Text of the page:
Editor’s note: This is the final article in a six-part series focusing on low-fee real estate business models.

With a fleet of branded vehicles for agents, billboards touting its 2 percent commission for real estate listing services, and 100-person call center, Foxtons North America made a big splash in the Northeast before sinking into financial ruin.

Foxtons North America, originally founded as YHD.com (for "Your Home Deal"), had stirred up resentment among some competitors as it grew to become one of the top brokerages in the New Jersey and New York area, with about 400 employees by 2004 and 500 employees at its peak.

London-based Foxtons Real Estate had invested $20 million in YHD.com in 2001, and the company was rebranded. Foxtons bought out founder Glenn Cohen’s interest in the company in 2004.

As with some other prominent low-cost brokerages, the company’s business model and cost structure changed over time, in some ways bringing it more in line with the practices of other industry participants. By 2007 its operations ended in bankruptcy proceedings.

Help-U-Sell, a prominent real estate franchise company that offers discounted services, is recovering from Chapter 11 bankruptcy, filed in 2008. And some other low-cost brokerage models have left the industry landscape or reduced their footprint owing to financial difficulty.

Financial troubles during this prolonged housing downturn are definitely not isolated to real estate companies that offer discounts, but some industry observers who have worked at low-cost brokerages see some common mistakes among the low-cost models that have fizzled or faded.

They also say that pioneering low-cost models have helped pave the way for other companies offering alternative cost structures for services, and that industry participants are now generally more open to a variety of business models.

"Play by their rules"

"We learned that when you play in somebody else’s ballpark, you’ve got to play by their rules," said Burke Smith, who founded iPayOne, a real estate company that accepted a 1 percent commission for listing homes for sale, and offered $1 via multiple listing services for the cooperating broker who brought a buyer to the table.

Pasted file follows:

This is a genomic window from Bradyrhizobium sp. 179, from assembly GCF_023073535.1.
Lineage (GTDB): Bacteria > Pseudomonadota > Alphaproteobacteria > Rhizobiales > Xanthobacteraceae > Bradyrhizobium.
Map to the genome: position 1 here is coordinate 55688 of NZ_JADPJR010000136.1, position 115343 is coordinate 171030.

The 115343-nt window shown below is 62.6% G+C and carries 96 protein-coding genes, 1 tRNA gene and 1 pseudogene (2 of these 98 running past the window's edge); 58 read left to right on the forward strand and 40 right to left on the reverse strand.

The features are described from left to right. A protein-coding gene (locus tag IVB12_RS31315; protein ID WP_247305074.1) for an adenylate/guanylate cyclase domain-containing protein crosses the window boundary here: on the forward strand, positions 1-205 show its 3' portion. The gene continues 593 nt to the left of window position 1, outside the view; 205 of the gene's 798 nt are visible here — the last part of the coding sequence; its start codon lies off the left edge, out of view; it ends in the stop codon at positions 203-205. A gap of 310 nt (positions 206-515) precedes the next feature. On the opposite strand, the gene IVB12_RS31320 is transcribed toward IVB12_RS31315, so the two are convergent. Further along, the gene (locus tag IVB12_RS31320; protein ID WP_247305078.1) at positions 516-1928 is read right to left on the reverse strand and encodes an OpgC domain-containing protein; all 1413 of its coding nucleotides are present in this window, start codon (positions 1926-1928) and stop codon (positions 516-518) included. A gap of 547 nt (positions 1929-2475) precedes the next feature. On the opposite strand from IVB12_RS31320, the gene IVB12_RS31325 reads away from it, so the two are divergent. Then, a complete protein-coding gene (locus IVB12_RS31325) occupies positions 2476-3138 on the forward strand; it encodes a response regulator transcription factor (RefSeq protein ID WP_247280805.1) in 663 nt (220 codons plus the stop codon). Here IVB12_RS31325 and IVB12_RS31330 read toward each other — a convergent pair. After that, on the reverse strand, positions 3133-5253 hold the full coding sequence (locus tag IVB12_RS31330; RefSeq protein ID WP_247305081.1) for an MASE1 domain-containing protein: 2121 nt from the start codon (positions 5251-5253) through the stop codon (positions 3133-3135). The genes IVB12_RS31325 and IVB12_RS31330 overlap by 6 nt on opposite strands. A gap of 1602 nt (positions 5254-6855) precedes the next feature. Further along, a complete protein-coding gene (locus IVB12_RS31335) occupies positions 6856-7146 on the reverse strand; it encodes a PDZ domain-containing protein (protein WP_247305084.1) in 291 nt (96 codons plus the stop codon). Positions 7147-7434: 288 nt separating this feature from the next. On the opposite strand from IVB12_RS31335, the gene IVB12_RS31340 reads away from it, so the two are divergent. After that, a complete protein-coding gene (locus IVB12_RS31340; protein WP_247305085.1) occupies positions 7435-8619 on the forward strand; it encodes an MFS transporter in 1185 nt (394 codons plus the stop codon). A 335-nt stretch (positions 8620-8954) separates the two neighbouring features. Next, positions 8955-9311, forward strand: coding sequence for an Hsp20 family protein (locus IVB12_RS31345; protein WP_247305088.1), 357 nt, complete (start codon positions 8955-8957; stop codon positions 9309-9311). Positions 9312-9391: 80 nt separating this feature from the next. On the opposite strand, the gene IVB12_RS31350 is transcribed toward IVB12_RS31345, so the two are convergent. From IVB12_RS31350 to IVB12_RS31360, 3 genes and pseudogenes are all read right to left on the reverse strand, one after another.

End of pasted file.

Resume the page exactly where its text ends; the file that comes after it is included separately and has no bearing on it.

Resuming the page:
That pricing structure, which led the company to "double-end," or represent both buyer and seller for about 25 percent of its listings, led to some angry calls and letters from industry competitors, and even some stolen real estate signs, Smith said.

"I learned the hard way. I tried to minimize the role of the agent by maximizing the role of technology and offering an alternative commission. That’s why I started iPayOne. I built a company that kind of removed agents from the process as much as possible," he said, and iPayOne was "not embraced by … peers in the industry."

He added, "I think the discounters that have gone out of business have proven that they didn’t embrace the importance of working with the traditional side of the industry."

Foxtons North America, for example, in 2004 structured its compensation model to a 3 percent total commission, with Foxtons receiving a 2 percent commission on listings and awarding a 1 percent commission to the broker on the buy-side of the transaction.

This commission imbalance — industry participants typically offer a larger (above 2 percent), more balanced share of the total commission to cooperating brokers on the buy-side — drew criticism from some Foxtons competitors, with some agents refusing to show Foxtons listings to clients and some agents offering an imbalanced commission split to Foxtons agents representing buyers.

Launched in March 2004, iPayOne was formed by a group of mortgage and real estate companies and offered a range of real estate-related services in addition to brokerage services.

The San Diego, Calif.-area company had an advertising contract with the San Diego Padres, a Major League Baseball team, and purchased naming rights to the San Diego Sports Arena. At one point, iPayOne grew to become the 10th-largest real estate brokerage in San Diego. In 2007, iPayOne ceased accepting new real estate listings.

Smith left iPayOne in 2006 to join Prudential California Realty, where he served as director of strategic development. This year he was hired as chief communications officer for HSA Home Warranty. He is also founder of YourNetCoach, a real estate marketing and technology coaching company.

Smith said he is planning to serve as a consultant in the relaunch of iPayOne as a sort of hybrid discount/traditional brokerage model.

He said the new company will be a "broker-friendly lead generation company that works with local real estate professionals to sell homes at a reduced commission," with plans to launch simultaneously on the East Coast and West Coast this summer. The company, he said, will provide "savings to the consumer through real estate and affiliated home products and services."